Social tariffs: an essential tariff for essential goods?

Social tariffs: an essential tariff for essential goods?

Essential goods are becoming less affordable

The cost of living crisis has increased the number of households who cannot afford essential goods. Around 9 in 10 adults reported seeing cost of living as an important issue facing the UK and almost half reported their cost of living in November 2023 had increased compared to a month ago.

At the same time, other pressures including the need to adapt to our changing climate, deliver the net zero transition, and address our loss of biodiversity means that unprecedented levels of investments are needed in essential sectors, including water, energy, and transport.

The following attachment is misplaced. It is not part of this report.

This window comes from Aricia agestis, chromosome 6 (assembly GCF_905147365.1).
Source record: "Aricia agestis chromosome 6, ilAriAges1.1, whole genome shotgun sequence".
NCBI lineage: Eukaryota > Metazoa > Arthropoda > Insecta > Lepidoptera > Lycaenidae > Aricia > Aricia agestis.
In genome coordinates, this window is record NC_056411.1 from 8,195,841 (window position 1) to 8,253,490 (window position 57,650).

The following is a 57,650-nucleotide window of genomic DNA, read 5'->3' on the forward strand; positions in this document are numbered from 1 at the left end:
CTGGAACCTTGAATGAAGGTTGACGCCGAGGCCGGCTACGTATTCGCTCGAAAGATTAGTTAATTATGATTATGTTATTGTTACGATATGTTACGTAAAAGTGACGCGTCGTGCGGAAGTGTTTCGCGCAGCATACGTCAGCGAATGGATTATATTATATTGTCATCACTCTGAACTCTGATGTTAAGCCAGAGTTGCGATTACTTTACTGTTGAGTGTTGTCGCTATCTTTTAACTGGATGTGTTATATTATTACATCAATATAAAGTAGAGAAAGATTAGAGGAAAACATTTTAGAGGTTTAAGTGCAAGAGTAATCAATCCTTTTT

The Second National Infrastructure Assessment (NIA2) lays out a series of recommendations for UK infrastructure in those essential sectors. The upfront cost of these changes will need to be funded by households and businesses, either via taxation, bills, or the price of goods. And whilst the NIA2 does not expect these changes to have a disproportionate impact on lower income households, this varies by sector. For example, according to the NIA2 increasing water bills are likely to disproportionately affect lower income households.

Social tariffs are one option in the policy toolbox for mitigating the impact on customers

This situation highlights a greater need to support low income families, to alleviate short-term financial pressures from the cost of living crisis and protect them from additional poverty that could be caused by higher bills.